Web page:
Indigenous Peoples and Human Rights
Sunday, April 10, 2011
Bloody Island Memorial
May 14, 2011
We'll have camping at dance area in back, available at 3 pm on Friday. Dance all night at dance area. Have runners and walkers leave dance area at 4 am to the island. Come back on Sat afternoon at 1 pm for more dances, all welcome. Close with bear dance after all the dancers are done. Thank You Doug Duncan. Dance area: enter Robinson on Pomo Way to end of Pomo Way, turn left, follow to sharp right turn, enter posted area to dance grounds.
By Chief Allan Adam, Athabasca Chipewyan First Nation
April 8, 2011, Fort McMurray
On April 5, 2011, Alberta Government’s Department of Sustainable Resource Development, headed by Minister Mel Knight, released the draft Lower Athabasca Region Plan (LARP). The draft plan proposes a 16% increase to conservation areas in the oil sands region, which is significantly less than the recommendations from the Regional Advisory Council (RAC), who advised up to 32%, and considerably less than recommendations from First Nations.
The Athabasca Chipewyan First Nation, who has aboriginal and treaty Rights throughout the LARP area are left wondering how they will sustain their traditional livelihood and protect their cultural existence on what amounts to scattered, small parcels of land. According to Chief Allan Adam the LARP represents “… an economic assimilation of our people. How can we maintain our culture, protect our livelihood and continue practicing our treaty rights under these conditions. LARP is an infringement of our Rights and the government has a duty and obligation to ensure that we have the ability to practice and maintain those Rights now and into the future.”
Chief Adam explained that “Alberta is doing more of the same thing and expecting a different result. The provincial government consistently fails to meet even our basic needs when it comes to air, land and water within the region and fails to meaningfully engage First Nations in land management decisions in accordance with our aboriginal and treaty rights. Until Alberta makes meaningful efforts to protect land, regulate industry and ensure that First Nations are at the table as full partners to develop solutions to the serious environmental challenges that government and industry are creating, they can count on our opposition to further development within the region.”
The ACFN depends on the environment in order to sustain their protected treaty right to hunt, fish and trap. The government has a duty and obligation under Treaty 8 and the Constitution Act to ensure that the environment will be protected in ways that are sufficient to sustain First Nations use of the ecosystems. The goal of Chief Adam is to ensure that the members of the ACFN have the ability to practice their treaty rights. With the inadequate process that was used to develop LARP, it is clear that the ACFN’s voice was not heard. The ACFN submitted numerous documents to the RAC regarding the environment, sustainability and the importance of the practice of the rights and culture to ACFN’s wellbeing.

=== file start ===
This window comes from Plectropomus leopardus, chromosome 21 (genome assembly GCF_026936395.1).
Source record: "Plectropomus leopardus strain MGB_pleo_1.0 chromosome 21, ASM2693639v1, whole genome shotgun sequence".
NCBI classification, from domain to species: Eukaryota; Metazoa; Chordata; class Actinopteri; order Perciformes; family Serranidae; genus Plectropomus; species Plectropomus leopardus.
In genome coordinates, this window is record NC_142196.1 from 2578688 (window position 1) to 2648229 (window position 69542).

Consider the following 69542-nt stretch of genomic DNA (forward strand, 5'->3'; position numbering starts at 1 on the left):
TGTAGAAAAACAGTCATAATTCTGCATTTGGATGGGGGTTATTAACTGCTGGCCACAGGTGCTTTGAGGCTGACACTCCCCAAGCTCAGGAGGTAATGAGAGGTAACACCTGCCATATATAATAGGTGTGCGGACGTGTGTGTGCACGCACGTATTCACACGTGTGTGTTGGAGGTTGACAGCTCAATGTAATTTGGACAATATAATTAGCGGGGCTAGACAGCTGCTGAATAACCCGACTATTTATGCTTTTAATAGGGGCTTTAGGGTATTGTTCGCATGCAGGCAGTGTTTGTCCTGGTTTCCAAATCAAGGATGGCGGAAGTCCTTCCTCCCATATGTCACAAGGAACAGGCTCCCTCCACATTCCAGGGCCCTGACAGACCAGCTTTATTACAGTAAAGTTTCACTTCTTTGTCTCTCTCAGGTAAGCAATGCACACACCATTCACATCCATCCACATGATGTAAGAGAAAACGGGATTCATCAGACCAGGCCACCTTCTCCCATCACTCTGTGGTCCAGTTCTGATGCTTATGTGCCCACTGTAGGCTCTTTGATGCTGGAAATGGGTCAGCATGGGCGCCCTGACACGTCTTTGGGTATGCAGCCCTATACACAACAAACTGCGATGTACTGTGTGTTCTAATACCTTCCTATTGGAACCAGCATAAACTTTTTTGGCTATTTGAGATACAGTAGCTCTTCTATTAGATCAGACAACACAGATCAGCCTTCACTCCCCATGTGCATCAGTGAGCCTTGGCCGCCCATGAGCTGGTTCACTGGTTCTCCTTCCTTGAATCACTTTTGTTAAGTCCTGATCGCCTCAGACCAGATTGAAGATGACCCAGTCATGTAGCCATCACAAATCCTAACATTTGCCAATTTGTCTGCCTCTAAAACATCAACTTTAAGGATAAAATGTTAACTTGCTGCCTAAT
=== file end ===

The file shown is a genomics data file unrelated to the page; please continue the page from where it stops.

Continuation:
At a community meeting held with the GOA in Fort Chipewyan on January 18, 2011 the ACFN membership unanimously agreed that the consultation on the LARP process was unfair. Lionel Lepine, member of the ACFN is worried about his ability to maintain his way of life and the ability to continue practicing his treaty rights. According to Lionel, “…the LARP will be a cultural annihilation. As the land continues to be developed, where will I go to teach my children their cultural way of life?” Leslie Cardinal another ACFN member stated that “The government of Canada formally endorsed the United Nations Declaration on the Rights of Indigenous Peoples in a manner that is consistent with Canada’s Constitution and laws. The UN Declaration is clear that Indigenous people have the right to maintain and strengthen their distinctive spiritual relationship with their traditionally owned or otherwise occupied and used lands, territories, waters and other resources and to uphold their responsibilities to future generations. The LARP is not consistent with the international or Canadian laws.” According to Chief Adam, “It is obvious that the ACFN was not heard and that the government is not listening. One thing is clear, we will be reviewing the LARP and what it means to our continued use and practice of our rights and make a decision on how to proceed due to the infringements.”
ACFN will be completing a detailed review of the draft LARP over the next 60 days and will continue their attempts to have Alberta consult them in a meaningful way on land and resource use planning and decision-making in the oil sands region. Athabasca Chipewyan First Nation traditional lands and treaty rights extend throughout the Lower Athabasca oil sands region. The ACFN signed Treaty 8 in 1899 at Fort Chipewyan on Lake Athabasca. Today, the majority of members reside in Fort Chipewyan and Fort McMurray.
For more information contact:
Athabasca Chipewyan First Nation
Chief Allan Adam, Athabasca Chipewyan First Nation